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Topic: 3 axes accel MMA7361 as Tilt meter (Read 3393 times) previous topic - next topic

Oct 10, 2012, 01:45 am Last Edit: Oct 11, 2012, 12:29 am by RonSpooner Reason: 1
This code works well.
Use AREF at 3.3V
connect SL to 3.3V  (keeps the unit out of sleep mode.)
Made the change to use atan2()

/*
//  I use this sketch for find the max and min  for each axes in counts from 0 to 1023
//  carfully and slowly tilt the MMA7361  in all possible aditudes to obtain the max and min.
//  This information is used to calibrate the MMA7361 - each one is slightly different.
long analog_x,analog_y,analog_z;
int  analog_mx_x, analog_mn_x, analog_mx_y, analog_mn_y, analog_mx_z, analog_mn_z;
int i;
void setup() {
Serial.begin(9600);
analogReference(EXTERNAL);
analog_mx_x = analog_mn_x =analog_mx_y = analog_mn_y =analog_mx_z = analog_mn_z = 512;
}
void loop()

analog_x = analog_y = analog_z = 0;
for (i = 0; i<1000; i++) {
   analog_x += analogRead(0);   
   analog_y += analogRead(1);
   analog_z += analogRead(2);
}
analog_x = analog_x/1000;
analog_y = analog_y/1000;
analog_z = analog_z/1000;

analog_mn_x = min(analog_x, analog_mn_x);
analog_mx_x = max(analog_x, analog_mx_x);
analog_mn_y = min(analog_y, analog_mn_y);
analog_mx_y = max(analog_y, analog_mx_y);
analog_mn_z = min(analog_z, analog_mn_z);
analog_mx_z = max(analog_z, analog_mx_z);

 
Serial.print("x:");
Serial.print(analog_x);
Serial.print("  ");
Serial.print(analog_mx_x);
Serial.print("  ");
Serial.print(analog_mn_x);

Serial.print("     y:");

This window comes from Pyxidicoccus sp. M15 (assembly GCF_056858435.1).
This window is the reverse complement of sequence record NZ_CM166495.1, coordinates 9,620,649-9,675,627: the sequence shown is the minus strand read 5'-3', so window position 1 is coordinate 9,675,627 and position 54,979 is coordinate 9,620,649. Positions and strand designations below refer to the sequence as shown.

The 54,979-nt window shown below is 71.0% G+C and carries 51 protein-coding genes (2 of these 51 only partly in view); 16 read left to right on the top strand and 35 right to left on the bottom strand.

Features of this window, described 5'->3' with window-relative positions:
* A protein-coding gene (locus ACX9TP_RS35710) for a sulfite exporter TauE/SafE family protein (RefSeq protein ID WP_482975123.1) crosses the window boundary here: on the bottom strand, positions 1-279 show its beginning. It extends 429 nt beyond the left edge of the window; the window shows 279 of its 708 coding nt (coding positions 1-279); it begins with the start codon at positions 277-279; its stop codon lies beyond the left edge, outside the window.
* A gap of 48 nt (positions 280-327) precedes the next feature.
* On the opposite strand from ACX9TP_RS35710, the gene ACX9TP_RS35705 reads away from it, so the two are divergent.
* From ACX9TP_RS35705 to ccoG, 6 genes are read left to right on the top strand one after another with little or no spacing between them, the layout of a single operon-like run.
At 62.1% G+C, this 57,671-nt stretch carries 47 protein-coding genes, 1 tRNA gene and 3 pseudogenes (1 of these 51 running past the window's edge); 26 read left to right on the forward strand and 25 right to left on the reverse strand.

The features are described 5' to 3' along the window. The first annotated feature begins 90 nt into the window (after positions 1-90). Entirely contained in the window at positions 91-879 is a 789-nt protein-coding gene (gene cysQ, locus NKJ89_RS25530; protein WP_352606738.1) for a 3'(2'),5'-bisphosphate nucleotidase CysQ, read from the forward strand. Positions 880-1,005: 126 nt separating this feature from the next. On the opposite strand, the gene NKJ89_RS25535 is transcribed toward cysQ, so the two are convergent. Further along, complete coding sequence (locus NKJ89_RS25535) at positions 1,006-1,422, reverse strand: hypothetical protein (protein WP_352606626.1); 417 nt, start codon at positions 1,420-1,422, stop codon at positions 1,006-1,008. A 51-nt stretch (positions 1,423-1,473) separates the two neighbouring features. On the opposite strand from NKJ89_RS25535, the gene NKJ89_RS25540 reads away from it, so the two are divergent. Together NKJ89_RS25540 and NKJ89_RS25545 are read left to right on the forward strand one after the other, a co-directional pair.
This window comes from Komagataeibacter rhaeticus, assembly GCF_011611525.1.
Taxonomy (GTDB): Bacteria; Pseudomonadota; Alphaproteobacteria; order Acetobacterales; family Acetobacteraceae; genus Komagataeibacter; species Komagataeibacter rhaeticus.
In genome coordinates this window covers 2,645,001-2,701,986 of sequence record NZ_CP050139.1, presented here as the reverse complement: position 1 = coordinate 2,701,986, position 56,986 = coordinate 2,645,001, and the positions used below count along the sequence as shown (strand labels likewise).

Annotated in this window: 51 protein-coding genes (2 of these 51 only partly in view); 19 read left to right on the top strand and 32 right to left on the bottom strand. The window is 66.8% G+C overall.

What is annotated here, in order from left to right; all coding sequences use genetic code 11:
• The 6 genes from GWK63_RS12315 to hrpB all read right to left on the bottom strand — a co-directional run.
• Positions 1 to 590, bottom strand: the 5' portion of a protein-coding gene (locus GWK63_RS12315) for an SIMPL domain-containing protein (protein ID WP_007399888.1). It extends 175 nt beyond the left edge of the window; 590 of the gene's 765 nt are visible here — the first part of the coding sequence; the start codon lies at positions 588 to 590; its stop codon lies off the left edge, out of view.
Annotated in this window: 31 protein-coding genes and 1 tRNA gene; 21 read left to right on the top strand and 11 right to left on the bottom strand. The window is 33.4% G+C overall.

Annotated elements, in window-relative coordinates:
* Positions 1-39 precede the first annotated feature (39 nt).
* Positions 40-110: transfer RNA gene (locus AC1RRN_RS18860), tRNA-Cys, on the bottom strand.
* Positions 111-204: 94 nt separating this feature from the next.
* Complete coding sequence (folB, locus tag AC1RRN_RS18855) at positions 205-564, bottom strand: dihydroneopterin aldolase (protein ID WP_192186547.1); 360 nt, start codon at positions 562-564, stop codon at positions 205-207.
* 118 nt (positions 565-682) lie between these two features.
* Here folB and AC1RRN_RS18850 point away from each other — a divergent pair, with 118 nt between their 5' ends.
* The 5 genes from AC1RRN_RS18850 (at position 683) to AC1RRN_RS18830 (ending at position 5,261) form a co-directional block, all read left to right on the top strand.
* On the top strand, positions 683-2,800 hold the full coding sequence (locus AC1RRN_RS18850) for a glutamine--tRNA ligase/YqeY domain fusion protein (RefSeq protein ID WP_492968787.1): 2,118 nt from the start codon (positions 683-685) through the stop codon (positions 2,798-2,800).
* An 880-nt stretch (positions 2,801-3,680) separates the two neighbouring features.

Serial.print(analog_y);
Serial.print("  ");
Serial.print(analog_mx_y);
Serial.print("  ");
Serial.print(analog_mn_y);

Serial.print("  z:");
Serial.print(analog_z);
Serial.print("  ");
Serial.print(analog_mx_z);
Serial.print("  ");
Serial.print(analog_mn_z);
Serial.println("");
delay(20);
}
*/

//  compute the tilt angle.
void setup()
{
  Serial.begin(9600);
  analogReference(EXTERNAL);   
}
long analog_x,analog_y,analog_z;     //  need a long  because I agerage 1000 times and the number gets big.
int i;
float g_x,g_y,g_z;                   //  need float for the asin() functions.       4 bytes
float degree_t,degree_y,degree_z;    //  degrees are also floating numbers.    4 bytes
void loop()

  analog_x = analog_y = analog_z = 0;
  for (i = 0; i < 1000; i++) {       // average 1000 readings
    analog_x += analogRead(0);       // reads between  0 and 1023
    analog_y += analogRead(1);
    analog_z += analogRead(2);
  }
  analog_x = analog_x/100;   //  10 times the average
  analog_y = analog_y/100;
  analog_z = analog_z/100;
 
  //  I use the calibration numbers abtained from the above sketch and map then from -1.000 to +1.000
  //  This mantains the resolution of the analogRead() values.   about 500 counts from the 1023 full scale
  g_x = map(analog_x,2710,7570,-10000,10000)/10000.0;  //  normalize 10 times the average into 10000 counts
  g_y = map(analog_y,3130,7990,-10000,10000)/10000.0;  //  this provides a bit more resolution